Englishmen 17th Century

Topics: 18th century, Working class, Social class Pages: 4 (1324 words) Published: June 16, 2005
FIRST ESSAY: Thomas Hobbes described the life of most Englishmen in the 17th century as "nasty, brutish and short." How far does the evidence presented in Past Speaks chpt. 2, suggest that little had changed by the mid 18th century?

Chapter two of Past Speaks, covers many different articles that discusses the many social classes that were present in Britain at that time. When Thomas Hobbes described the life of the Englishmen as "nasty, brutish and short." he was partially correct. On the contrary he was also mistaken. Thomas Hobbes made a generalization of the Englishmen, and failed to mention some of the upper and profitable people of the British society. Obviously the wealthy and prosperous people were not included in this generalization that is made. Farmers from Norfolk were very successful, as stated in Past Speaks chapter 2, "Pointing out the practices which have succeeded so nobly here, may perhaps be of some use to other countries possessed of the same advantages, but unknowing in the art of them." Arthur Young, a traveling one-man bureau, wrote about these farmers and successful cattle-breeding men. He speaks of a man by the name of Robert Bakewell, who turned out to be a very wealthy man. Bakewell experimented in the breeding of cattle. He managed to breed a large amount of cattle that could produce more meat and less bone, in which he ended up shipping overseas to neighboring countries. Thomas Hobbes again, did not include these men in the comment he had made.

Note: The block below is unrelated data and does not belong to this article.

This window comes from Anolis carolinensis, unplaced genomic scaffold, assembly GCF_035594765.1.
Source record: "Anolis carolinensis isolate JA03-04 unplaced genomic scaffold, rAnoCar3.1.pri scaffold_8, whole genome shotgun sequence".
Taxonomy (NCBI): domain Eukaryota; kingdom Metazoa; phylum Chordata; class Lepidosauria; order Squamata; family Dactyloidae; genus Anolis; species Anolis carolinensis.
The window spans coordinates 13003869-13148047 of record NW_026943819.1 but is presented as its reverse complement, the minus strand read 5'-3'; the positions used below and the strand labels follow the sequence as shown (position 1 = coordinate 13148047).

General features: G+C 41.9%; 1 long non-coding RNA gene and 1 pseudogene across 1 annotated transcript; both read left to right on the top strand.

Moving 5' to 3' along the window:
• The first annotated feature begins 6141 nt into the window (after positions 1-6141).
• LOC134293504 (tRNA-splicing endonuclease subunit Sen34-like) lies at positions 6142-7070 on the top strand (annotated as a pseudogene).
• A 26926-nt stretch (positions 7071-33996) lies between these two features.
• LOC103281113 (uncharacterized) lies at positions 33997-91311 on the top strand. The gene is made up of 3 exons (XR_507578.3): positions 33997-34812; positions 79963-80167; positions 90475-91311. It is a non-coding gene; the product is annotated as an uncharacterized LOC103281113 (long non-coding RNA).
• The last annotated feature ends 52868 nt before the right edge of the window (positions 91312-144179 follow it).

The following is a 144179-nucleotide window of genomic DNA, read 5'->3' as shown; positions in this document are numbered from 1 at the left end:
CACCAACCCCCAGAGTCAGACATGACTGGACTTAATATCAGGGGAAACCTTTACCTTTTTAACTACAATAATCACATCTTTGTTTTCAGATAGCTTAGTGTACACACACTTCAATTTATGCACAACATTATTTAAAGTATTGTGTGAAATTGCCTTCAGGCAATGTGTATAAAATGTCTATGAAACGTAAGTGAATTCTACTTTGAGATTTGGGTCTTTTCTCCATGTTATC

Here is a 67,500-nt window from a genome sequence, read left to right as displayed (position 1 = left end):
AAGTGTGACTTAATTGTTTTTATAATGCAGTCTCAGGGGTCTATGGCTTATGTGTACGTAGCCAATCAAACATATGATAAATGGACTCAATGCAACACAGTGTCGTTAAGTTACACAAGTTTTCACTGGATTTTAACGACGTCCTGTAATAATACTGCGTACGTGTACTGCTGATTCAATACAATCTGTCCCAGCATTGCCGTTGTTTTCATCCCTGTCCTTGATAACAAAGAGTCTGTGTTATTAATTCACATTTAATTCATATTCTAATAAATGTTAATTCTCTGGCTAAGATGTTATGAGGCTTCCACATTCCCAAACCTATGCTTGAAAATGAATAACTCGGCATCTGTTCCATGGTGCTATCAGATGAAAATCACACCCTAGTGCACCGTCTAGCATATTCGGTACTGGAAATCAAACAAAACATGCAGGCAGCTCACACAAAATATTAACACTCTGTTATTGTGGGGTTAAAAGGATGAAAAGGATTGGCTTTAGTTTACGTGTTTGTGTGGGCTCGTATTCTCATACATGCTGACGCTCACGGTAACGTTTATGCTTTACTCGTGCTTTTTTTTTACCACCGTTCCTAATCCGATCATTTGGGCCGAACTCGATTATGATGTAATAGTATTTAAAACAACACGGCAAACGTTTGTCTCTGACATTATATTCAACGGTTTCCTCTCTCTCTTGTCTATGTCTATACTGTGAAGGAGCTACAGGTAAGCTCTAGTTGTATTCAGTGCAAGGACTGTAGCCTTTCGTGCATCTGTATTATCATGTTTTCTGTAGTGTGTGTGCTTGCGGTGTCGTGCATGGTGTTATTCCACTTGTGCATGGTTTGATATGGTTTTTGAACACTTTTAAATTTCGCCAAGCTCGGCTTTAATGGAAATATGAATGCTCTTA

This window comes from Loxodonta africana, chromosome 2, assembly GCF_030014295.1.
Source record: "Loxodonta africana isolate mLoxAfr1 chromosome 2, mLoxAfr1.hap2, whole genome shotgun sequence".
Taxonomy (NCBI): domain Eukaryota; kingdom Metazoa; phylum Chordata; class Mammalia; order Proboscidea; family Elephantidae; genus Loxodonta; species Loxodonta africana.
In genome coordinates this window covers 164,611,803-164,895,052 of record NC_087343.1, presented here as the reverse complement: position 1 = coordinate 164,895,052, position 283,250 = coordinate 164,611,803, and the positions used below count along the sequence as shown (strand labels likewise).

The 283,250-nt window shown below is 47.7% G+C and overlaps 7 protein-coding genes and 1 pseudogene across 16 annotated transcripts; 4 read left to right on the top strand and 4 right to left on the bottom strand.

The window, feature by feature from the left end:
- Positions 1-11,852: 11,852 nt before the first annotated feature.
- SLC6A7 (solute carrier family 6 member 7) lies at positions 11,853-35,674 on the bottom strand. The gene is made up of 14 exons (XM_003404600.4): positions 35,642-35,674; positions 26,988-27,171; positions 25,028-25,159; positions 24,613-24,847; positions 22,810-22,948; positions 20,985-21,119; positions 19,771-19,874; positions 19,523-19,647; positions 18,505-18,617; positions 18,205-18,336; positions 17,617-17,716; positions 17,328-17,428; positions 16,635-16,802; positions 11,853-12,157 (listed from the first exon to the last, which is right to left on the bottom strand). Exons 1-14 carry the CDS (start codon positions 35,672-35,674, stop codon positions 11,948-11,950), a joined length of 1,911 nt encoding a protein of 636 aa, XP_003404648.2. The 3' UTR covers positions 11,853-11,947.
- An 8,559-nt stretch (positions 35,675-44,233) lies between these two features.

Henri Misson, visiting sportsmen to England did write on the sports and diversions of England. Misson writes "Anything that looks like fighting is delicious to an Englishman. If two little boys quarrel in the street, then passengers stop, make a ring round them in a moment, and set them against one another, that they may come to fisticuffs." This piece does support Thomas Hobbes comment on the difference of Englishmen from the 17th to the 18th century. This seemed as...
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